Wednesday, 4 December 2013

Scooting along

When I think back to my childhood, I am often a little surprised just how much freedom my brother and I were allowed.  Certainly, my own children were not allowed as much, and as for the grandchildren . . .

We lived in a house in the middle of a short terrace of six which had been built in the 1920s.  There was a mix of houses further down the road on our side, while the other side of the road consisted of two long terraces, each running for half the length of the road.  Our house was perhaps 50 yards from what we called "the Top Road", in reality the A2 Watling Street, the main London to Dover road that followed, for much of its length, the old Roman road.  But that is by-the-by.

Although our house had both a small front garden and a much larger back garden, we boys were generally allowed to play in the street.  Next door but one to us lived the only two other children in the street - or, at least, the only two other children of comparative age to my brother and I at our end of the street.  But Barry and Susan were rarely allowed out to play, so it was my brother and I on our own.  I had a scooter and my brother a tricycle and it was on these machines that we - probably - scared the living daylights out of the housewives as they shopped on the Top Road.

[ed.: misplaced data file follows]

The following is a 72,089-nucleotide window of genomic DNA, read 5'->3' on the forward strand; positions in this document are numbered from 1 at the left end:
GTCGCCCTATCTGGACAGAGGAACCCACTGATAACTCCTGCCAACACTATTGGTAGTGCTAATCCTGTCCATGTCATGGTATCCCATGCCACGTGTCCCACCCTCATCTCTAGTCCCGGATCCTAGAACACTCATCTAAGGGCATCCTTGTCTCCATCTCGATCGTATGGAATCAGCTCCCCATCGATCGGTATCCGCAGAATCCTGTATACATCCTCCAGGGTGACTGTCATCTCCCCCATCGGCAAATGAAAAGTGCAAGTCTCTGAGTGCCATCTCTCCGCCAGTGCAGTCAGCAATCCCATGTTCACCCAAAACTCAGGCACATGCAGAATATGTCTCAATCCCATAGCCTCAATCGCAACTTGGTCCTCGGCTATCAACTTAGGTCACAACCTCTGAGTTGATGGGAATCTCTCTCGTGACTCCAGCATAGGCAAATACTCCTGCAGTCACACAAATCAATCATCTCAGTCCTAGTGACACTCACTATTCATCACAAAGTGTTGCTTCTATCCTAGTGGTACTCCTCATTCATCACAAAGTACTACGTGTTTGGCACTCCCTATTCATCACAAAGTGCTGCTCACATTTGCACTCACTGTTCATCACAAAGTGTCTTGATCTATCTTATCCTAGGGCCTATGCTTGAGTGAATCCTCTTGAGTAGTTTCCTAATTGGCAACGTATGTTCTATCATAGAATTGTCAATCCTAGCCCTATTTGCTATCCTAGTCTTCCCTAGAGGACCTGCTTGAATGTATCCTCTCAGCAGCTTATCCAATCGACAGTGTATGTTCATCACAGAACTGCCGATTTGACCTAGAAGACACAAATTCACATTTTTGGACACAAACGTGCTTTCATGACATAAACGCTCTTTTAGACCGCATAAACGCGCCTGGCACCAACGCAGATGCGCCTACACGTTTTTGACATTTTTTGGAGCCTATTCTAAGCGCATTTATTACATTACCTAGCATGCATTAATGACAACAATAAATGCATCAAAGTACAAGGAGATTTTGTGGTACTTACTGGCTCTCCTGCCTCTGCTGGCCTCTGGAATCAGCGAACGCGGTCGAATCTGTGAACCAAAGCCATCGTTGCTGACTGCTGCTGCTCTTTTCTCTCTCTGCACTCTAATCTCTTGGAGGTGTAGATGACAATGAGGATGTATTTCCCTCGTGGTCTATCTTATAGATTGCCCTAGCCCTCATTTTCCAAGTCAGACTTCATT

This stretch of Watling Street had a few local shops.  There was a branch of Lloyds Bank on the corner, then a wool shop, a ladies' hairdresser, a bread shop (I think - not the one my mother used), a couple more I can't remember and, at the end, a newsagent/confectioner/tobacconist.  The pavement in front of these shops was wide - probably 15 feet or so - but narrowed after the tobacconist's shop as it passed in front of a petrol station.  We never went beyond the tobacconist.  But we raced as fast as we could up our road, around the corner and along to the tobacconist before swooping round and racing back again.  As we got older, so our boundaries stretched.  There was an alley running behind the houses on the opposite side of our street, with a cross alley halfway down.  That became one of our favourite race tracks.

Our street had - and still has - an odd shape.  One side of the road is straight as a die, while the opposite side - ours - has a big bow in it.  In the middle of the road is a green, a patch of grass split across the middle by a hedge-lined footpath.  It was that footpath where we, together with Barry and Susan, made our slide in the winter.  It must have been lethal for any of the old dears who used it, but I don't think many did.  At each end of the green was a small, round traffic island.  The one at our end had a street light and hollyhocks - just the place for a game of cowboys and indians!

Ball games were forbidden on the grass but we children, naturally, ignored the notice.  I remember that on one occasion, I was at senior school by then, we were playing cricket and a grumpy old git stopped us.  "Don't they teach you to read at your school?" he asked.

I replied, quite truthfully, "No, sir", but I don't think I was punished for insolence on that occasion.

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